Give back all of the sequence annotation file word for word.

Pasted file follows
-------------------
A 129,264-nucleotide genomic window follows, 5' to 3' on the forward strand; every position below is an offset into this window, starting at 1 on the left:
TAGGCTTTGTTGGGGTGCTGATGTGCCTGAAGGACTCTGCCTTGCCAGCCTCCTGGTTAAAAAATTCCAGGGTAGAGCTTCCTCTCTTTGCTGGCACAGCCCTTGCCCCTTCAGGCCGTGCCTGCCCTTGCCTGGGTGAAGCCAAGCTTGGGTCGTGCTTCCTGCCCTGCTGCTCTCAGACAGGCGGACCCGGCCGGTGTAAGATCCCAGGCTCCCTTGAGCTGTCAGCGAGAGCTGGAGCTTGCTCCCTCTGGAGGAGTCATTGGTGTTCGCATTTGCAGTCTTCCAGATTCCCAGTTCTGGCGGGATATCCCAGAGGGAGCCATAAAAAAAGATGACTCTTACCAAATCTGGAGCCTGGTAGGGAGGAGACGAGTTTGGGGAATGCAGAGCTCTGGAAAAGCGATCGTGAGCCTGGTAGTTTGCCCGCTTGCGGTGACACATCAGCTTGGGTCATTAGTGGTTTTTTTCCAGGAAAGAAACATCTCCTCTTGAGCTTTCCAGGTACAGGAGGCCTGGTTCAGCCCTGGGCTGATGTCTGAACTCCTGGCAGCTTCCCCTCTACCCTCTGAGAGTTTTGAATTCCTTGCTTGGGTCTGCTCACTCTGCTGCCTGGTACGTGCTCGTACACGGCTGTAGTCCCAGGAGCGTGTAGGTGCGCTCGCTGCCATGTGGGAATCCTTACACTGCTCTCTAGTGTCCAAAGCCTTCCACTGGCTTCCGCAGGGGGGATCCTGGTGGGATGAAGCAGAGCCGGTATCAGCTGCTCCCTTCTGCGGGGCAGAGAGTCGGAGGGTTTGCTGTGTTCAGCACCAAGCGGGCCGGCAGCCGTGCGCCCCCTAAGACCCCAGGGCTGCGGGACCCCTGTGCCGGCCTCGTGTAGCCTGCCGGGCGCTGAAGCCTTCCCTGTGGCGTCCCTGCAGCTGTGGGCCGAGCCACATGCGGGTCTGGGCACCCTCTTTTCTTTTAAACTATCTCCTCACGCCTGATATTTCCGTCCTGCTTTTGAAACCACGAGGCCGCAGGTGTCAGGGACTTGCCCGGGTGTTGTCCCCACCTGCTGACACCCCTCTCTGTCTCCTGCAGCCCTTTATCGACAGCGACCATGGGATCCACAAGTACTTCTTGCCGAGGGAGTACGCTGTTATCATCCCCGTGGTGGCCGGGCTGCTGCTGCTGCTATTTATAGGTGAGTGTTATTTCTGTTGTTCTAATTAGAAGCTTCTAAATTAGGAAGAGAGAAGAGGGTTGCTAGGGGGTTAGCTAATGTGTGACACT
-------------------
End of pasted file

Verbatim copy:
A 129,264-nucleotide genomic window follows, 5' to 3' on the forward strand; every position below is an offset into this window, starting at 1 on the left:
TAGGCTTTGTTGGGGTGCTGATGTGCCTGAAGGACTCTGCCTTGCCAGCCTCCTGGTTAAAAAATTCCAGGGTAGAGCTTCCTCTCTTTGCTGGCACAGCCCTTGCCCCTTCAGGCCGTGCCTGCCCTTGCCTGGGTGAAGCCAAGCTTGGGTCGTGCTTCCTGCCCTGCTGCTCTCAGACAGGCGGACCCGGCCGGTGTAAGATCCCAGGCTCCCTTGAGCTGTCAGCGAGAGCTGGAGCTTGCTCCCTCTGGAGGAGTCATTGGTGTTCGCATTTGCAGTCTTCCAGATTCCCAGTTCTGGCGGGATATCCCAGAGGGAGCCATAAAAAAAGATGACTCTTACCAAATCTGGAGCCTGGTAGGGAGGAGACGAGTTTGGGGAATGCAGAGCTCTGGAAAAGCGATCGTGAGCCTGGTAGTTTGCCCGCTTGCGGTGACACATCAGCTTGGGTCATTAGTGGTTTTTTTCCAGGAAAGAAACATCTCCTCTTGAGCTTTCCAGGTACAGGAGGCCTGGTTCAGCCCTGGGCTGATGTCTGAACTCCTGGCAGCTTCCCCTCTACCCTCTGAGAGTTTTGAATTCCTTGCTTGGGTCTGCTCACTCTGCTGCCTGGTACGTGCTCGTACACGGCTGTAGTCCCAGGAGCGTGTAGGTGCGCTCGCTGCCATGTGGGAATCCTTACACTGCTCTCTAGTGTCCAAAGCCTTCCACTGGCTTCCGCAGGGGGGATCCTGGTGGGATGAAGCAGAGCCGGTATCAGCTGCTCCCTTCTGCGGGGCAGAGAGTCGGAGGGTTTGCTGTGTTCAGCACCAAGCGGGCCGGCAGCCGTGCGCCCCCTAAGACCCCAGGGCTGCGGGACCCCTGTGCCGGCCTCGTGTAGCCTGCCGGGCGCTGAAGCCTTCCCTGTGGCGTCCCTGCAGCTGTGGGCCGAGCCACATGCGGGTCTGGGCACCCTCTTTTCTTTTAAACTATCTCCTCACGCCTGATATTTCCGTCCTGCTTTTGAAACCACGAGGCCGCAGGTGTCAGGGACTTGCCCGGGTGTTGTCCCCACCTGCTGACACCCCTCTCTGTCTCCTGCAGCCCTTTATCGACAGCGACCATGGGATCCACAAGTACTTCTTGCCGAGGGAGTACGCTGTTATCATCCCCGTGGTGGCCGGGCTGCTGCTGCTGCTATTTATAGGTGAGTGTTATTTCTGTTGTTCTAATTAGAAGCTTCTAAATTAGGAAGAGAGAAGAGGGTTGCTAGGGGGTTAGCTAATGTGTGACACT